Burgess Hunting

Today, after a long day of work, I got out of the house for another round of Burgess hunting.

What is Burgess hunting? Any bibliophile will understand it once I lay down the experiential cards. If you’re as perfervid a reader as I am, you probably have an author who is right now, as we speak, on the cusp of going out of print (save perhaps two major titles that have managed to endure), who may have turned out quite a number of volumes, and who, by some strange combination of ardor and serendipity, you have somehow been able to find through recurrent visits to various used bookstores.

For me, that author (right now) is Anthony Burgess. If I am flying across the country, invariably, one of the books I pack with will be a Burgess paperback. Even a bad Burgess is dependable and good for at least ten good gags and twenty words I’ve never encountered before.

This evening, I located four books I had not read for a remarkably thrifty price. It was a steal, although a steal that only I would value. And I have every faith, based on my stubborn peregrinations into tome depositories, that I will locate each and every volume, save perhaps two or three which I will have to special order, once I give up the ghost. Ordering thee books online is simply too unaccomplished a task to boast about. There is a sense of adventure and a strange accomplishment in going into a musty bookstore, talking with a clerk, and emerging with recherche volumes which nobody else will value.

Chances are, if you are scouting out an author along these lines, that nobody else is as mad about him (or her) as you are. In my case, aside from the remarkable Jenny Davidson, I seem to be the only American litblogger interested in Burgess. But I’m determined to track down nearly every book he wrote (although purchasing the rare and infamous The Worm and the Ring, the novel that was pulled for libel, is out of the question unless I strike it rich, an unlikely prospect with the current manner of doing things).

(And it was with considerable giddiness that I received the news that Anthony Burgess’s masterpiece, Earthly Powers, tied with Ian McEwan’s Atonement, Penelope Fitzgerald’s The Blue Flower, Kazuo Ishiguro’s The Unconsoled and Salman Rushdie’s Midnight’s Children for third place in the Guardian’s question to 150 literary types, offered in response to the New York Times poll. The man still has some staying power in him yet.)

But I put forth the question to readers: Who is the author whose complete works you hunt down with zeal and alacrity and who nobody but you understands?


  1. This is not an answer to your question, but I thought I would take this chance to say that every time you use the word “micturate” or some variant thereof it warms the cockles of my heart, it is such a Burgessism. I encourage you to start using “crapulous” much more often, and if you can fit in “Pelagianism” in the next week without forcing the context I will buy you a drink next time you’re in NY.

  2. A Clockwork Orange is still the only Burgess novel I read, but I loved loved loved it. I sought it out after seeing the Kubrick film, and was astonished at how you had to build a vocabulary in your head just to understand what the hell was going on (a technique more often used in genre fiction, exemplified by The Wasp Factory by Iain Banks, another short but powerful novel). Unfortunately, as you say, his other books are hard to come by (ACO is typically the only of his books I see on bookstore shelves).

    I’ve been trying to reduce my book consumption lately (not least of all because I’m moving to Singapore next Spring), and haven’t gone on a completist tear in a while, but I remember doing so for both James Blaylock and Sean Stewart.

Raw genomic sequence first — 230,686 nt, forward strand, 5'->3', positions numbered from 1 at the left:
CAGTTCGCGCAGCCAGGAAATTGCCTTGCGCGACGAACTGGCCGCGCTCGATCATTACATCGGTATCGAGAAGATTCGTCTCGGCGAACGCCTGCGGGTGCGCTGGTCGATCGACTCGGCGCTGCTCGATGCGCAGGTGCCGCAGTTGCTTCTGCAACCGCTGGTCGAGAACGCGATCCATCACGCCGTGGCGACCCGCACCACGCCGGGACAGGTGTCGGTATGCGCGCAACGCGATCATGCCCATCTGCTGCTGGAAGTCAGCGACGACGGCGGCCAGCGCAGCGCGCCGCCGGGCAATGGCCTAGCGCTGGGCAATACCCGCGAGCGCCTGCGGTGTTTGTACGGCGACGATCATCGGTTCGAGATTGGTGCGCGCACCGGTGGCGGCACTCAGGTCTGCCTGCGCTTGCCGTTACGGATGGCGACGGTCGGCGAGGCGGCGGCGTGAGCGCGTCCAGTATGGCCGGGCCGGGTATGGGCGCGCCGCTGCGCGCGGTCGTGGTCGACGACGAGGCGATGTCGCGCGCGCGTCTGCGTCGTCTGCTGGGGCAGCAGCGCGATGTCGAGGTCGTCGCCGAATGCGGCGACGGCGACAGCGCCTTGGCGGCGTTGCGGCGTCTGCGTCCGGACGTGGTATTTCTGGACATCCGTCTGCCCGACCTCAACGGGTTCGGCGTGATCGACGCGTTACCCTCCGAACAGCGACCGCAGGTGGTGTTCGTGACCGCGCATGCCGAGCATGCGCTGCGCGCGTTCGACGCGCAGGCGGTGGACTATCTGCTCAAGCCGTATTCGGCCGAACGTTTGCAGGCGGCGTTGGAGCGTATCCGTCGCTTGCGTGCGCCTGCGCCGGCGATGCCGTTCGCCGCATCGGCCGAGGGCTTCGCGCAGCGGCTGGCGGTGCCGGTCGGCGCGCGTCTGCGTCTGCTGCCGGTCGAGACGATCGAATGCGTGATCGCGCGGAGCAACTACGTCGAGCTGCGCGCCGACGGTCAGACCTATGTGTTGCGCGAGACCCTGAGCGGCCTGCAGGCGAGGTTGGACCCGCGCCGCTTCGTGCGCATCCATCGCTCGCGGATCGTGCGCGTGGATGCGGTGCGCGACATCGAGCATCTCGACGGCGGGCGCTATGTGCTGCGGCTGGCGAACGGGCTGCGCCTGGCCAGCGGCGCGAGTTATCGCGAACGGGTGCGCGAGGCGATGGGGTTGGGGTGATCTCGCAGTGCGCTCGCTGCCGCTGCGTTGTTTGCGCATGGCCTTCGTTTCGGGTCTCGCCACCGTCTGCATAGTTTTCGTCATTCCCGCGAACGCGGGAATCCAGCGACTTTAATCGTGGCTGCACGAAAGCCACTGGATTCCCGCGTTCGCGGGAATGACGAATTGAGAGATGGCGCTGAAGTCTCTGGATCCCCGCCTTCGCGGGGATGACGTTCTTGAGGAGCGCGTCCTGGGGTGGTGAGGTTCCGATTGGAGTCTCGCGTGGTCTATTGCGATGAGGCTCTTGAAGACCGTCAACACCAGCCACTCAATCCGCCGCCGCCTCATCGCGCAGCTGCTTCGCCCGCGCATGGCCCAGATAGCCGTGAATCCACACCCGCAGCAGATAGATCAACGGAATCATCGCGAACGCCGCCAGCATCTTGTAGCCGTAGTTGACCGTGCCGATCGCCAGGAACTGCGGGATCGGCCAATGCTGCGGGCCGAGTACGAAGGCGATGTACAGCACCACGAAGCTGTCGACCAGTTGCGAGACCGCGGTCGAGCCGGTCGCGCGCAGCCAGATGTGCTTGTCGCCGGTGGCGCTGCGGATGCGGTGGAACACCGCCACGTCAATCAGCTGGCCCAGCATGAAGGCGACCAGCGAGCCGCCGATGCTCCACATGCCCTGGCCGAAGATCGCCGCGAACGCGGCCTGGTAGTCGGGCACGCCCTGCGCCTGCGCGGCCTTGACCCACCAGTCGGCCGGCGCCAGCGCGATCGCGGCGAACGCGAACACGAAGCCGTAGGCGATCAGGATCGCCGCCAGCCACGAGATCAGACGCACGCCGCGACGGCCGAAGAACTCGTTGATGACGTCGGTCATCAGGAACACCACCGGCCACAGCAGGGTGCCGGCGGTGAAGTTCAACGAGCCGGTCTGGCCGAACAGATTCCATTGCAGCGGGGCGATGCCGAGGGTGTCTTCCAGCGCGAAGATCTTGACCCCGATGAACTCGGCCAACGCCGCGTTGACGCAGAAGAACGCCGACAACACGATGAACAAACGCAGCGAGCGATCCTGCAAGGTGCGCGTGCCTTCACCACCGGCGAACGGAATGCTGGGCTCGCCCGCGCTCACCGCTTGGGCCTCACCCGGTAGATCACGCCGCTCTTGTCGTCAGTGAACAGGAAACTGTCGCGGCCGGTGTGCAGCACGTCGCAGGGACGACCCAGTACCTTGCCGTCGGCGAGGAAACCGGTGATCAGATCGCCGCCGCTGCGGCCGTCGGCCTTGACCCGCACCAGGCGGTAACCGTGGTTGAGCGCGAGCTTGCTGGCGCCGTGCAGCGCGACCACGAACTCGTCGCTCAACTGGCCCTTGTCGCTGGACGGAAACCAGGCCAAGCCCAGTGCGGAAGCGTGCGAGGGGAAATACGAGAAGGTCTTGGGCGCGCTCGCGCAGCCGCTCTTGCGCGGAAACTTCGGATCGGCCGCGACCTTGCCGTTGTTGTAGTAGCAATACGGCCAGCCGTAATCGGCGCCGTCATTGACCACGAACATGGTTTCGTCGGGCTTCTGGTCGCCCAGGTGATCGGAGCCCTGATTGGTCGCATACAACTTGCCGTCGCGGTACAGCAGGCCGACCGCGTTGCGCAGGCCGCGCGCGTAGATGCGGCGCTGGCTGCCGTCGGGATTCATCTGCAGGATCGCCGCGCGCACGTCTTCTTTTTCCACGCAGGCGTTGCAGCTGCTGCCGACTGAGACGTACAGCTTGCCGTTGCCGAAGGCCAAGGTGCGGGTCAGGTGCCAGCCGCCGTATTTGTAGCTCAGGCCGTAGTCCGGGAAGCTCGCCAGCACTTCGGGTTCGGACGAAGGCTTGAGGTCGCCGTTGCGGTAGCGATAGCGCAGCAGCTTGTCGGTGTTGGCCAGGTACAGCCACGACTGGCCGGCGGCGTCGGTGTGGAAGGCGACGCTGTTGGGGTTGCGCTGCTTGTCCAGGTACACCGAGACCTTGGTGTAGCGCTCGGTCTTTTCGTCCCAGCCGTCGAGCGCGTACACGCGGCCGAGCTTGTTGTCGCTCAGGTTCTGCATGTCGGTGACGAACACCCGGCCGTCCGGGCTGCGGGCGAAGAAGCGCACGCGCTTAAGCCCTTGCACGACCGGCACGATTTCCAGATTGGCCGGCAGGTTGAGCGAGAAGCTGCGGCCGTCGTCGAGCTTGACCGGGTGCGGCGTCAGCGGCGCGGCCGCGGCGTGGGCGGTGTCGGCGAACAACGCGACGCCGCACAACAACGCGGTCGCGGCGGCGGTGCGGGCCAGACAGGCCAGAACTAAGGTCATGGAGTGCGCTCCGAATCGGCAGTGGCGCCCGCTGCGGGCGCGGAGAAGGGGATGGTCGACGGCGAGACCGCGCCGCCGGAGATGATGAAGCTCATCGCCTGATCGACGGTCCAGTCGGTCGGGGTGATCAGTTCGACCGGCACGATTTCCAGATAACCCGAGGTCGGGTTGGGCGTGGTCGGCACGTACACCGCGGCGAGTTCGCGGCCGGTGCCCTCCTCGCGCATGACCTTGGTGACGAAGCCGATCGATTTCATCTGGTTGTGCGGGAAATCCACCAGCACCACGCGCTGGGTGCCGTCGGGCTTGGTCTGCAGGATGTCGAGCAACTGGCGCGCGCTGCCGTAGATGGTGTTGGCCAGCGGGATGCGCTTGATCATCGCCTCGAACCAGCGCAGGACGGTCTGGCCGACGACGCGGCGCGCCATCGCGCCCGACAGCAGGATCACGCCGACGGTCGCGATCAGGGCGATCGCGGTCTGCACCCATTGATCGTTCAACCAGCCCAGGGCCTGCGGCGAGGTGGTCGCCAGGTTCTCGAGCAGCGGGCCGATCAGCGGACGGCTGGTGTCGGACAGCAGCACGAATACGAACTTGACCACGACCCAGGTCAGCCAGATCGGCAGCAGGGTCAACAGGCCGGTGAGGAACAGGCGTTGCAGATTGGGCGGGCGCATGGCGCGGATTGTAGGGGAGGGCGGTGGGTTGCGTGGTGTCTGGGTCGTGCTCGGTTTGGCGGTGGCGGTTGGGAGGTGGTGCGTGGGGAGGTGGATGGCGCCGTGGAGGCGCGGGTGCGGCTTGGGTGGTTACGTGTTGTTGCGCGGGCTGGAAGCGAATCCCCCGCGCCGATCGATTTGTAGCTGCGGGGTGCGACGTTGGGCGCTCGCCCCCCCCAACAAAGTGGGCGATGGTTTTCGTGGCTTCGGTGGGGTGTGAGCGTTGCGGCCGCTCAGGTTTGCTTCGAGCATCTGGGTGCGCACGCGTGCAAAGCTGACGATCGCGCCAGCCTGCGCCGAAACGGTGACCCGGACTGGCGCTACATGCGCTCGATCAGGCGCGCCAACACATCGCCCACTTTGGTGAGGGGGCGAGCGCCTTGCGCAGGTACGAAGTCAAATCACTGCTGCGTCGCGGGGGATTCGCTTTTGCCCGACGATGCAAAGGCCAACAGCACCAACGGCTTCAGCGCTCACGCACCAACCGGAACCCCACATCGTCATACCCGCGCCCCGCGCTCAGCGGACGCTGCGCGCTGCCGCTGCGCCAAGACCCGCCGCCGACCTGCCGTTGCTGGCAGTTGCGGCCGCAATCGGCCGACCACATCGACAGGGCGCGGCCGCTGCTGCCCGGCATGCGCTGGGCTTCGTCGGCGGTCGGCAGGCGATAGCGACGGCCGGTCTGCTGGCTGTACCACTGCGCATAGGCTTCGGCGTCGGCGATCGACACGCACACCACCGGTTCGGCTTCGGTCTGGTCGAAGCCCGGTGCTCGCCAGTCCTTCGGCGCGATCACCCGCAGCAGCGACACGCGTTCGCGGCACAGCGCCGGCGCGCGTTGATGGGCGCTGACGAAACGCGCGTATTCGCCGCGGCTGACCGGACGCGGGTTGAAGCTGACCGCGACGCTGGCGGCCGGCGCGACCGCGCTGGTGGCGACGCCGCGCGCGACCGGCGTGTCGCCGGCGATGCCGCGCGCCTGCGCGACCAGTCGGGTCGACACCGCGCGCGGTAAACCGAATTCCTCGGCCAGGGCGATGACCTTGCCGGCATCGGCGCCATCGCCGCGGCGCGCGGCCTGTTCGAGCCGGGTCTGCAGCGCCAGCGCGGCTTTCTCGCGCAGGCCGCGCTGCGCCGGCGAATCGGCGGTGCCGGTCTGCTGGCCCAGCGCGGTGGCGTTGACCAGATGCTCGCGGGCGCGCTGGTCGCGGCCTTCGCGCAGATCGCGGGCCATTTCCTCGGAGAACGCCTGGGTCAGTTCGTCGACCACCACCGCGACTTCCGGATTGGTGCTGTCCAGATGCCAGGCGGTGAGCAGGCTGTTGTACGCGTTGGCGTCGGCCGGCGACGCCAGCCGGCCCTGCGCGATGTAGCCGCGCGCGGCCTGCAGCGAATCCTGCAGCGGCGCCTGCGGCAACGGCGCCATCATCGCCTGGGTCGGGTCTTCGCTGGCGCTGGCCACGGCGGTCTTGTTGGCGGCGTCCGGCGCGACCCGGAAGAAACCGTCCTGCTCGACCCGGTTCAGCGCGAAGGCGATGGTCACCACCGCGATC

But to specifically answer your question, “Who is the author whose complete works you hunt down with zeal and alacrity and who nobody but you understands?”, I would have to say Jonathan Carroll. His backlist is slowly appearing again here in the States thanks to Tor, but when I first discovered him (thanks to a rec from Neil Gaiman), I couldn’t get enough, and scoured the Internets trying to find all his books. I hung out at half.com, Amazon, and (Buddha help me) eBay. I eventually found them all, in a variety of editions, from both the US and UK. However, now I’m selling many of these as well (although the more rare copies, such as the UK hardcover of Outside the Dog Museum and the US hardcover of The Panic Hand: Stories, are ones I’m hanging on to).

  3. Can I have two?
    I am absolutely obsessed with James Purdy
    and my circle has no idea who he is! I have most of his fiction but there are still poems and plays to be had!

    I am torn between sharing him and keeping him to myself.

    I also have an unhealthy obsession with
    Lawrence Durrell.

  4. Muriel Spark is my current “complete works” project. I can’t exactly claim that nobody else understands her, but I do think that generally they can’t get past “The Prime of Miss Jean Brodie”. That book is a masterpiece, but it is just one example of what she can do. I especially love the “postmodern”, self-referential things she so casually throws in the books. When I tell people that some of the tricks of the postmodern authors were done almost subliminally by Spark I get very strange looks – they think she just wrote stuff about uppity Scottish teachers…

  5. Well… I don’t really have an author whose complete works I consciously I seek to own. However, the other day, I acquired the only text by E. E. Cummings I didn’t have, Eimi, his early 30’s Soviet travelogue/rewriting of Dante’s Inferno/textual fireworks show.

    That made me giddy with happiness.

  6. Rupert Thomson is my latest obsession.

    When I was sixteen, I went through a huge Louis L’Amour faze. I find that one hard to explain now.

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